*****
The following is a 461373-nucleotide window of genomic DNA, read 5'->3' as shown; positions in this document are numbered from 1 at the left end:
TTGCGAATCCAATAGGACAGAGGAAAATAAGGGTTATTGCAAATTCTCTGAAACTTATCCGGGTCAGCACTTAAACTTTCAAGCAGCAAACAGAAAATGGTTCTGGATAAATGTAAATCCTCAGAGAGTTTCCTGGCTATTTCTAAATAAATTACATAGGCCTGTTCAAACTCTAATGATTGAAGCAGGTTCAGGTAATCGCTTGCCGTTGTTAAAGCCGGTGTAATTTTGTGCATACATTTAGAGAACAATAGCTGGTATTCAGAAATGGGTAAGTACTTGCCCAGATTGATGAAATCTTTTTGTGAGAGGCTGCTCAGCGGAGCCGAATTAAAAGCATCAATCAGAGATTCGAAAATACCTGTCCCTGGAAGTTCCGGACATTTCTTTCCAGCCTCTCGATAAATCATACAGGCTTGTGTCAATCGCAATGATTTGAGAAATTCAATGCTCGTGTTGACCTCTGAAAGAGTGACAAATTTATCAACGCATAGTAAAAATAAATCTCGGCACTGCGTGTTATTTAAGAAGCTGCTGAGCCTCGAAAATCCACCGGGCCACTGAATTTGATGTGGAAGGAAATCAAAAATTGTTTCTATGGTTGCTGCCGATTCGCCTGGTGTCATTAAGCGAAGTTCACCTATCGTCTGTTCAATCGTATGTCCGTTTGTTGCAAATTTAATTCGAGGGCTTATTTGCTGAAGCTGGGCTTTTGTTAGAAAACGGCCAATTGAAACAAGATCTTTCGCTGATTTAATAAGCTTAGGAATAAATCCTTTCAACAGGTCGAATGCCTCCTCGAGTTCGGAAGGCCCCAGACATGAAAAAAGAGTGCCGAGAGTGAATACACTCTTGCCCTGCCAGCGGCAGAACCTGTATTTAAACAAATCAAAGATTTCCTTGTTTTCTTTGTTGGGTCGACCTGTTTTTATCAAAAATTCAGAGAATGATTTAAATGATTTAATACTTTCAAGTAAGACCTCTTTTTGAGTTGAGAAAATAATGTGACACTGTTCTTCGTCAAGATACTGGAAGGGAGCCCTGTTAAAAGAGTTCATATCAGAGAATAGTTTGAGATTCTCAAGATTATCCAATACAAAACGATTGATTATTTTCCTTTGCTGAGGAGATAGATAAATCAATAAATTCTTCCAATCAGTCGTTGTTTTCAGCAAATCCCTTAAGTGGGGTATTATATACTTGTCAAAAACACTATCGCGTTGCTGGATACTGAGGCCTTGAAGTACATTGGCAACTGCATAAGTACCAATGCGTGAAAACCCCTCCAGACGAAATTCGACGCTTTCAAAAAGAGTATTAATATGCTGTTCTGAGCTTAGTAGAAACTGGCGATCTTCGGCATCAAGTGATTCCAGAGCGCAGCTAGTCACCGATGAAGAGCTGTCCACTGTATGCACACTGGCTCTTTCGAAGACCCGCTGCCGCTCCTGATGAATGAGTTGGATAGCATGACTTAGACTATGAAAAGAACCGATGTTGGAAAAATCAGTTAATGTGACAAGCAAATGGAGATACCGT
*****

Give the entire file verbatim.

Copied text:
The following is a 461373-nucleotide window of genomic DNA, read 5'->3' as shown; positions in this document are numbered from 1 at the left end:
TTGCGAATCCAATAGGACAGAGGAAAATAAGGGTTATTGCAAATTCTCTGAAACTTATCCGGGTCAGCACTTAAACTTTCAAGCAGCAAACAGAAAATGGTTCTGGATAAATGTAAATCCTCAGAGAGTTTCCTGGCTATTTCTAAATAAATTACATAGGCCTGTTCAAACTCTAATGATTGAAGCAGGTTCAGGTAATCGCTTGCCGTTGTTAAAGCCGGTGTAATTTTGTGCATACATTTAGAGAACAATAGCTGGTATTCAGAAATGGGTAAGTACTTGCCCAGATTGATGAAATCTTTTTGTGAGAGGCTGCTCAGCGGAGCCGAATTAAAAGCATCAATCAGAGATTCGAAAATACCTGTCCCTGGAAGTTCCGGACATTTCTTTCCAGCCTCTCGATAAATCATACAGGCTTGTGTCAATCGCAATGATTTGAGAAATTCAATGCTCGTGTTGACCTCTGAAAGAGTGACAAATTTATCAACGCATAGTAAAAATAAATCTCGGCACTGCGTGTTATTTAAGAAGCTGCTGAGCCTCGAAAATCCACCGGGCCACTGAATTTGATGTGGAAGGAAATCAAAAATTGTTTCTATGGTTGCTGCCGATTCGCCTGGTGTCATTAAGCGAAGTTCACCTATCGTCTGTTCAATCGTATGTCCGTTTGTTGCAAATTTAATTCGAGGGCTTATTTGCTGAAGCTGGGCTTTTGTTAGAAAACGGCCAATTGAAACAAGATCTTTCGCTGATTTAATAAGCTTAGGAATAAATCCTTTCAACAGGTCGAATGCCTCCTCGAGTTCGGAAGGCCCCAGACATGAAAAAAGAGTGCCGAGAGTGAATACACTCTTGCCCTGCCAGCGGCAGAACCTGTATTTAAACAAATCAAAGATTTCCTTGTTTTCTTTGTTGGGTCGACCTGTTTTTATCAAAAATTCAGAGAATGATTTAAATGATTTAATACTTTCAAGTAAGACCTCTTTTTGAGTTGAGAAAATAATGTGACACTGTTCTTCGTCAAGATACTGGAAGGGAGCCCTGTTAAAAGAGTTCATATCAGAGAATAGTTTGAGATTCTCAAGATTATCCAATACAAAACGATTGATTATTTTCCTTTGCTGAGGAGATAGATAAATCAATAAATTCTTCCAATCAGTCGTTGTTTTCAGCAAATCCCTTAAGTGGGGTATTATATACTTGTCAAAAACACTATCGCGTTGCTGGATACTGAGGCCTTGAAGTACATTGGCAACTGCATAAGTACCAATGCGTGAAAACCCCTCCAGACGAAATTCGACGCTTTCAAAAAGAGTATTAATATGCTGTTCTGAGCTTAGTAGAAACTGGCGATCTTCGGCATCAAGTGATTCCAGAGCGCAGCTAGTCACCGATGAAGAGCTGTCCACTGTATGCACACTGGCTCTTTCGAAGACCCGCTGCCGCTCCTGATGAATGAGTTGGATAGCATGACTTAGACTATGAAAAGAACCGATGTTGGAAAAATCAGTTAATGTGACAAGCAAATGGAGATACCGT